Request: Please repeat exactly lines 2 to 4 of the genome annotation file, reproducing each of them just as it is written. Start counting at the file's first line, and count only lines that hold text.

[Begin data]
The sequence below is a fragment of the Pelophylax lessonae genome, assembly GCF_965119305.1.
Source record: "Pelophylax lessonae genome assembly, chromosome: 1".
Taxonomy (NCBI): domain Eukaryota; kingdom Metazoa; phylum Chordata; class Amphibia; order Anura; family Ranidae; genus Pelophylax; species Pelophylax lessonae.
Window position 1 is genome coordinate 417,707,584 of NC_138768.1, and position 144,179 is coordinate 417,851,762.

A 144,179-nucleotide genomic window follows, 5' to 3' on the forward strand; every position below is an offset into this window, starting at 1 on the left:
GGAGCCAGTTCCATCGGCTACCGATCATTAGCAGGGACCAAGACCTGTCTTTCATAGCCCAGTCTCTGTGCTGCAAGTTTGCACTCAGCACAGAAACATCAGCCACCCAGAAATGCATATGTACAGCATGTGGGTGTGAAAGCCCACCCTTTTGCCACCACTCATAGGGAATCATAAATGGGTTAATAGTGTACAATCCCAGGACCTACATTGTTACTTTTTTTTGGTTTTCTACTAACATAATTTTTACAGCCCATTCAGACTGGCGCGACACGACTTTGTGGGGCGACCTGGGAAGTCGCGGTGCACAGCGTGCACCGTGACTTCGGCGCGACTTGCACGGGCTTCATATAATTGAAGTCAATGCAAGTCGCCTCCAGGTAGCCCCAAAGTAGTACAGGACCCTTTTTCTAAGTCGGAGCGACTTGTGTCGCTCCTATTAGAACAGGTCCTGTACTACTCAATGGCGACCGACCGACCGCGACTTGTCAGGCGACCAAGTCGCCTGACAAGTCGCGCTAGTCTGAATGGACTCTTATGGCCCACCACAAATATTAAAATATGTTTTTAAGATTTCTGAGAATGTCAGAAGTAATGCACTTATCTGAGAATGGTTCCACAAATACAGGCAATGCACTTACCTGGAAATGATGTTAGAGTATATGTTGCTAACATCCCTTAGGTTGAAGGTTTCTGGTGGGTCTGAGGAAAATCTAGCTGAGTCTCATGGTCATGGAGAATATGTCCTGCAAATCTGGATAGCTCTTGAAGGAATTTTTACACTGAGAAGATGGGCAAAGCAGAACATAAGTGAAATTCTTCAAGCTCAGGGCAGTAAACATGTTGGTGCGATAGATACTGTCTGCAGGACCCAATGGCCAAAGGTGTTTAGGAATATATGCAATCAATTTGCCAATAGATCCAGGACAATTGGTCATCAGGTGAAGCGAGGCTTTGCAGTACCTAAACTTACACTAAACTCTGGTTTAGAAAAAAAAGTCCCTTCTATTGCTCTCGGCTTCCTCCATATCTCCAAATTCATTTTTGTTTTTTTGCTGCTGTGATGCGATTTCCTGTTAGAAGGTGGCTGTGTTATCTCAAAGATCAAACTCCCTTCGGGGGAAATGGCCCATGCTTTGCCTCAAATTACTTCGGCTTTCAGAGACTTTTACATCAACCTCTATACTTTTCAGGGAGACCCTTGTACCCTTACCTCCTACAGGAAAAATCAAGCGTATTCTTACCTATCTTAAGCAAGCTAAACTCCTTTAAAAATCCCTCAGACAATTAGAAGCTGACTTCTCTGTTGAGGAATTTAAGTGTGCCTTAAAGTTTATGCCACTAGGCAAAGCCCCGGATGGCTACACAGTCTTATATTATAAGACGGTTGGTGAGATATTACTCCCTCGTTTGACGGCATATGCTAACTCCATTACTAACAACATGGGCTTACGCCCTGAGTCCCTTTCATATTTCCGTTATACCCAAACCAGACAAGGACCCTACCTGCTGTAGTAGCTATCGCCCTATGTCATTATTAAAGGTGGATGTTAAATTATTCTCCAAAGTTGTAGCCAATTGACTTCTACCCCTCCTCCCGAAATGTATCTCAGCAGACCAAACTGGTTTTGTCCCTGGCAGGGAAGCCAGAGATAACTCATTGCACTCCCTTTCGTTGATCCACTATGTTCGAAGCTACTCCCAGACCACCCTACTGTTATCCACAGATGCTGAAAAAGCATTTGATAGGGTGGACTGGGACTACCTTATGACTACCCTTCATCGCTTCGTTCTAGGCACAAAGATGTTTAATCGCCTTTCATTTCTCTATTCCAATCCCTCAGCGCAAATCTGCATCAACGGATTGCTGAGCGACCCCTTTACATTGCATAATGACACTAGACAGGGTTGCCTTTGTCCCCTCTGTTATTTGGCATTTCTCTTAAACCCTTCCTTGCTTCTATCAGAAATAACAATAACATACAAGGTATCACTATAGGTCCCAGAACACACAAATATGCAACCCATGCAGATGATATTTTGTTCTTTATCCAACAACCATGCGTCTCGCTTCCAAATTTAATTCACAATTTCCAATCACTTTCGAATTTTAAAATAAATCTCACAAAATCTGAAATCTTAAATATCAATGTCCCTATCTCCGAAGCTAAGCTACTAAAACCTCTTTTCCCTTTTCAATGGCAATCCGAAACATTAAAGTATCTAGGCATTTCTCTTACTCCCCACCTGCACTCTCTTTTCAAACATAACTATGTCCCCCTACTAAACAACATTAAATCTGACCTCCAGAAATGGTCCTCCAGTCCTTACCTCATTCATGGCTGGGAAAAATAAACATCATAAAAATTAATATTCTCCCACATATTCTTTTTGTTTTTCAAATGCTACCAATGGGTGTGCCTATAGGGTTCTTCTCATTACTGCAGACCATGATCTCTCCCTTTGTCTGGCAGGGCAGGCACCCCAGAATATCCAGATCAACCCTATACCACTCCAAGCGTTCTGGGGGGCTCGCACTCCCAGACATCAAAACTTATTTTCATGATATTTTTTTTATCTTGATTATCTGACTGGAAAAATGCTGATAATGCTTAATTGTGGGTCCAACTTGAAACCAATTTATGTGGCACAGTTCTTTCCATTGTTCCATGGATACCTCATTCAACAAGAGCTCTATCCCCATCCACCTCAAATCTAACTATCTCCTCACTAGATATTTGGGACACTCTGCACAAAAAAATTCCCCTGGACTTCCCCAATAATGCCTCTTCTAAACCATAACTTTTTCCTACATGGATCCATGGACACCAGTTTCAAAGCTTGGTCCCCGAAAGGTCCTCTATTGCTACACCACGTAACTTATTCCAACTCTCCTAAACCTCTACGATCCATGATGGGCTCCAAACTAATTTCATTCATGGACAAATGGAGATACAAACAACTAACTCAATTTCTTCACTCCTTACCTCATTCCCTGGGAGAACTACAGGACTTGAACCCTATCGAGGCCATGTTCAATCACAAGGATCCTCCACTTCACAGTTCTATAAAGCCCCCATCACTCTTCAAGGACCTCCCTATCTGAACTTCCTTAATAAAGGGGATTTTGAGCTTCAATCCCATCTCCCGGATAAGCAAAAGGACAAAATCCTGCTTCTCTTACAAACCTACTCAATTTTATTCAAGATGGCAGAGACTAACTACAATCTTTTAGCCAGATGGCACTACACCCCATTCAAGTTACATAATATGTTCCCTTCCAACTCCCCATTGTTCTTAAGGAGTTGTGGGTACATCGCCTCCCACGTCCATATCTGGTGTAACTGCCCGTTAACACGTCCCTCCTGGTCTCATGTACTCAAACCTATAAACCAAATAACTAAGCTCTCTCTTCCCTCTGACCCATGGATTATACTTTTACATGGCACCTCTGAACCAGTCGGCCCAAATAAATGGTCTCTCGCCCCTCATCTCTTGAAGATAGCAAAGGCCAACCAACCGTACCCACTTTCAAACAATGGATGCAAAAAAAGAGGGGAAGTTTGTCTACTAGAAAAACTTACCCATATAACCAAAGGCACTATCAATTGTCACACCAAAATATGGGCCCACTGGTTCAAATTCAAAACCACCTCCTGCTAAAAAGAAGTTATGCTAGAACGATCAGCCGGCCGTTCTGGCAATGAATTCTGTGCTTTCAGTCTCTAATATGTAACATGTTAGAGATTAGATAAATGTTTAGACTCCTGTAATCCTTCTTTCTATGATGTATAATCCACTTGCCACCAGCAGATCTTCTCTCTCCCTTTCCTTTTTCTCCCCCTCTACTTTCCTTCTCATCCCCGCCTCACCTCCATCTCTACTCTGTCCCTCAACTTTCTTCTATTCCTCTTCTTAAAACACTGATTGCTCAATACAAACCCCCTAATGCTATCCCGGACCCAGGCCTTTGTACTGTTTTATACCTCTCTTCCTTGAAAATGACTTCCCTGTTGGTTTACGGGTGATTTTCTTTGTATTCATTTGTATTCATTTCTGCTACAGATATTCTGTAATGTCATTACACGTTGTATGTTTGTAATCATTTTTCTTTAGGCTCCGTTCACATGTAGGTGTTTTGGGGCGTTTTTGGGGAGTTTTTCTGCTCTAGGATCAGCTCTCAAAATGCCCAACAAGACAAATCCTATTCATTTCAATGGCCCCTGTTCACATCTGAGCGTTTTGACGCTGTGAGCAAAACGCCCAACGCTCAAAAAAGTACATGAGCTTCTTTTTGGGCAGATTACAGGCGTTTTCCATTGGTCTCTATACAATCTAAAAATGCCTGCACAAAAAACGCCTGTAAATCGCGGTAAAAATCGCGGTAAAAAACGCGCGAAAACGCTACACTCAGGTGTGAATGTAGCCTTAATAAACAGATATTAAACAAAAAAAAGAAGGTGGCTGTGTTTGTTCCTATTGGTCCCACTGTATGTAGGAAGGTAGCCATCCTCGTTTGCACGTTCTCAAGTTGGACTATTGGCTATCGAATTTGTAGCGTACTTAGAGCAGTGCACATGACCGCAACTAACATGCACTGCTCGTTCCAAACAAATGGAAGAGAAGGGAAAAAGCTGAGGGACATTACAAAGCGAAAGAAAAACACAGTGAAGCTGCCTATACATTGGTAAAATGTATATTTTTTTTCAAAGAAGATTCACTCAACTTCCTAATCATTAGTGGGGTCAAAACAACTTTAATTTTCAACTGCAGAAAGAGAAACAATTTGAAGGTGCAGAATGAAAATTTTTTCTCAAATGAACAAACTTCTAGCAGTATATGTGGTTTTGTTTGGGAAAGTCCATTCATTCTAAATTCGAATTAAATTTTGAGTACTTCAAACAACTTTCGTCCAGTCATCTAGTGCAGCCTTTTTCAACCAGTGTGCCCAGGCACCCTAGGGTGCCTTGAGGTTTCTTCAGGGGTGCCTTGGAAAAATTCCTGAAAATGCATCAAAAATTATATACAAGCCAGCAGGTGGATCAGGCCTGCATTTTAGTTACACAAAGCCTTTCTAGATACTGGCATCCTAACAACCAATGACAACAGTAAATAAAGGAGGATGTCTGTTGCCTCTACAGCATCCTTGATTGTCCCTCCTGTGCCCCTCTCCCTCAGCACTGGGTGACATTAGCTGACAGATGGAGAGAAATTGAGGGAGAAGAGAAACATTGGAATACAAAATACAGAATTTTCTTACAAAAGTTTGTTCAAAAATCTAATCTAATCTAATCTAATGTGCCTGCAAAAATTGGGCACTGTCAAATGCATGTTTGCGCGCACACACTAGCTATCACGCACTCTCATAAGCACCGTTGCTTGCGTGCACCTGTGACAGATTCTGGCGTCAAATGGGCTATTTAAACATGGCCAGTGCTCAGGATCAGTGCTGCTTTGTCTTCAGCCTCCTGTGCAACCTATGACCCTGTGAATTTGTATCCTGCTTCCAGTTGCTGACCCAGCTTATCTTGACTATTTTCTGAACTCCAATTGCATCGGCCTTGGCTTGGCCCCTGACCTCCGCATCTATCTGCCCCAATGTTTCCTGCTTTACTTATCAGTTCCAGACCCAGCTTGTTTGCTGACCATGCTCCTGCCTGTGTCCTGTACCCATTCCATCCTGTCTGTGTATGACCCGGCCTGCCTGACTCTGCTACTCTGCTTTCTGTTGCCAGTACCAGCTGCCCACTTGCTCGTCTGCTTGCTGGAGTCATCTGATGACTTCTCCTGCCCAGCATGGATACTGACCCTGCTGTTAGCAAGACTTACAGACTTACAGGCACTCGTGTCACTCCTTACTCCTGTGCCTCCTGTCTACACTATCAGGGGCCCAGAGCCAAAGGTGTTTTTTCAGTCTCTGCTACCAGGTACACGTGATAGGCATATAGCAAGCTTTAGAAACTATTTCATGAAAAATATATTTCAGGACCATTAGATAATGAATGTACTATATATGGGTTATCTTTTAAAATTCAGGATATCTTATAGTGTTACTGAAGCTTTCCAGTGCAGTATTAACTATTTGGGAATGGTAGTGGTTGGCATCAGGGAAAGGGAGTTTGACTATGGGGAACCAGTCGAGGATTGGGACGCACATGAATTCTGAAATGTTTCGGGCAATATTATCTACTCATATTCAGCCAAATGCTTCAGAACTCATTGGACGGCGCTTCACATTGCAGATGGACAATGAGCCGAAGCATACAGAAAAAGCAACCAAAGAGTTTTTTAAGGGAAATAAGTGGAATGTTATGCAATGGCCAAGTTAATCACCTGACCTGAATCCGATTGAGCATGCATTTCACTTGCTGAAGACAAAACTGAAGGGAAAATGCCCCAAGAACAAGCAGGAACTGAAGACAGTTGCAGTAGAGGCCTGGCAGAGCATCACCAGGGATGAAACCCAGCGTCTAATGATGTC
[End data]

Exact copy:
Source record: "Pelophylax lessonae genome assembly, chromosome: 1".
Taxonomy (NCBI): domain Eukaryota; kingdom Metazoa; phylum Chordata; class Amphibia; order Anura; family Ranidae; genus Pelophylax; species Pelophylax lessonae.
Window position 1 is genome coordinate 417,707,584 of NC_138768.1, and position 144,179 is coordinate 417,851,762.